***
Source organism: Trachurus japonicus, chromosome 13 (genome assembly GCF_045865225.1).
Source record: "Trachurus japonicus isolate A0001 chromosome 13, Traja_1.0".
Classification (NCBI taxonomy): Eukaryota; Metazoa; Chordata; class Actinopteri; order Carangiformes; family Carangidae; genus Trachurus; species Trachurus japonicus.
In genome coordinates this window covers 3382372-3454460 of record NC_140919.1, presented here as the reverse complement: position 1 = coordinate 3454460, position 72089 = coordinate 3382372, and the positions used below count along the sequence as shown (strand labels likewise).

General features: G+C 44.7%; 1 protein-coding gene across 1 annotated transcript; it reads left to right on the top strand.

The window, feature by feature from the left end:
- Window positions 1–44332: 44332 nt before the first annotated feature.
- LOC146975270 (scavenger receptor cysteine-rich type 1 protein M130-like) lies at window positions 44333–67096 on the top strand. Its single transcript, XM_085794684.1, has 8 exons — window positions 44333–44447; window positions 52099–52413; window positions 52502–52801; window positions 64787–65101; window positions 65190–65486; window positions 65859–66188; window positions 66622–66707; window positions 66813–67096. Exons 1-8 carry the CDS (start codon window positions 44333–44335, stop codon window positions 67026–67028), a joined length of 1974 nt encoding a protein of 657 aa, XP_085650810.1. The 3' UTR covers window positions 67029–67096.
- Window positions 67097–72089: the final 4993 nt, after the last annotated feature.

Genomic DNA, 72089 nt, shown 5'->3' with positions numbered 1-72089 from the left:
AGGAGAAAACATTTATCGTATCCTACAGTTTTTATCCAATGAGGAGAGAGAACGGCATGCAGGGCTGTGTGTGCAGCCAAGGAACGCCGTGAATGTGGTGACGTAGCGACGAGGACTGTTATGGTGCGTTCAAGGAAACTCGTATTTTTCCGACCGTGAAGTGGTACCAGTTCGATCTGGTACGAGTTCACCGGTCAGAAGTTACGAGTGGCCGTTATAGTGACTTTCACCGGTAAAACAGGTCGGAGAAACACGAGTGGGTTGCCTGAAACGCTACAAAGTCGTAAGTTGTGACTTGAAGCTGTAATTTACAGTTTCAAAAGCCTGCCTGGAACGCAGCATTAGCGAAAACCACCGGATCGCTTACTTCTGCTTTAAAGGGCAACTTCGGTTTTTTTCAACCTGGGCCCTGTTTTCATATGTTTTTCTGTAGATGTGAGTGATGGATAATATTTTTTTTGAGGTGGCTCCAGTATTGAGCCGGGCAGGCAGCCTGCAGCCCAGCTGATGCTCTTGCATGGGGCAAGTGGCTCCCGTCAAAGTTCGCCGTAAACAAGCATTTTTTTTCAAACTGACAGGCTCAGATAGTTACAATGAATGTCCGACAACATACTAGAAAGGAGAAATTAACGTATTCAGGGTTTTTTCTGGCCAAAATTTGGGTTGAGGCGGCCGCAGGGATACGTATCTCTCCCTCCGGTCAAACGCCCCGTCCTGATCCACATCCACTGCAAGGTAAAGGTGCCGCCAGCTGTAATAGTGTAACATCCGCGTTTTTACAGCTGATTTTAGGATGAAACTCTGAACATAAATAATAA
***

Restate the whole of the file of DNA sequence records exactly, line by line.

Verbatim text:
Source organism: Trachurus japonicus, chromosome 13 (genome assembly GCF_045865225.1).
Source record: "Trachurus japonicus isolate A0001 chromosome 13, Traja_1.0".
Classification (NCBI taxonomy): Eukaryota; Metazoa; Chordata; class Actinopteri; order Carangiformes; family Carangidae; genus Trachurus; species Trachurus japonicus.
In genome coordinates this window covers 3382372-3454460 of record NC_140919.1, presented here as the reverse complement: position 1 = coordinate 3454460, position 72089 = coordinate 3382372, and the positions used below count along the sequence as shown (strand labels likewise).

General features: G+C 44.7%; 1 protein-coding gene across 1 annotated transcript; it reads left to right on the top strand.

The window, feature by feature from the left end:
- Window positions 1–44332: 44332 nt before the first annotated feature.
- LOC146975270 (scavenger receptor cysteine-rich type 1 protein M130-like) lies at window positions 44333–67096 on the top strand. Its single transcript, XM_085794684.1, has 8 exons — window positions 44333–44447; window positions 52099–52413; window positions 52502–52801; window positions 64787–65101; window positions 65190–65486; window positions 65859–66188; window positions 66622–66707; window positions 66813–67096. Exons 1-8 carry the CDS (start codon window positions 44333–44335, stop codon window positions 67026–67028), a joined length of 1974 nt encoding a protein of 657 aa, XP_085650810.1. The 3' UTR covers window positions 67029–67096.
- Window positions 67097–72089: the final 4993 nt, after the last annotated feature.

Genomic DNA, 72089 nt, shown 5'->3' with positions numbered 1-72089 from the left:
AGGAGAAAACATTTATCGTATCCTACAGTTTTTATCCAATGAGGAGAGAGAACGGCATGCAGGGCTGTGTGTGCAGCCAAGGAACGCCGTGAATGTGGTGACGTAGCGACGAGGACTGTTATGGTGCGTTCAAGGAAACTCGTATTTTTCCGACCGTGAAGTGGTACCAGTTCGATCTGGTACGAGTTCACCGGTCAGAAGTTACGAGTGGCCGTTATAGTGACTTTCACCGGTAAAACAGGTCGGAGAAACACGAGTGGGTTGCCTGAAACGCTACAAAGTCGTAAGTTGTGACTTGAAGCTGTAATTTACAGTTTCAAAAGCCTGCCTGGAACGCAGCATTAGCGAAAACCACCGGATCGCTTACTTCTGCTTTAAAGGGCAACTTCGGTTTTTTTCAACCTGGGCCCTGTTTTCATATGTTTTTCTGTAGATGTGAGTGATGGATAATATTTTTTTTGAGGTGGCTCCAGTATTGAGCCGGGCAGGCAGCCTGCAGCCCAGCTGATGCTCTTGCATGGGGCAAGTGGCTCCCGTCAAAGTTCGCCGTAAACAAGCATTTTTTTTCAAACTGACAGGCTCAGATAGTTACAATGAATGTCCGACAACATACTAGAAAGGAGAAATTAACGTATTCAGGGTTTTTTCTGGCCAAAATTTGGGTTGAGGCGGCCGCAGGGATACGTATCTCTCCCTCCGGTCAAACGCCCCGTCCTGATCCACATCCACTGCAAGGTAAAGGTGCCGCCAGCTGTAATAGTGTAACATCCGCGTTTTTACAGCTGATTTTAGGATGAAACTCTGAACATAAATAATAA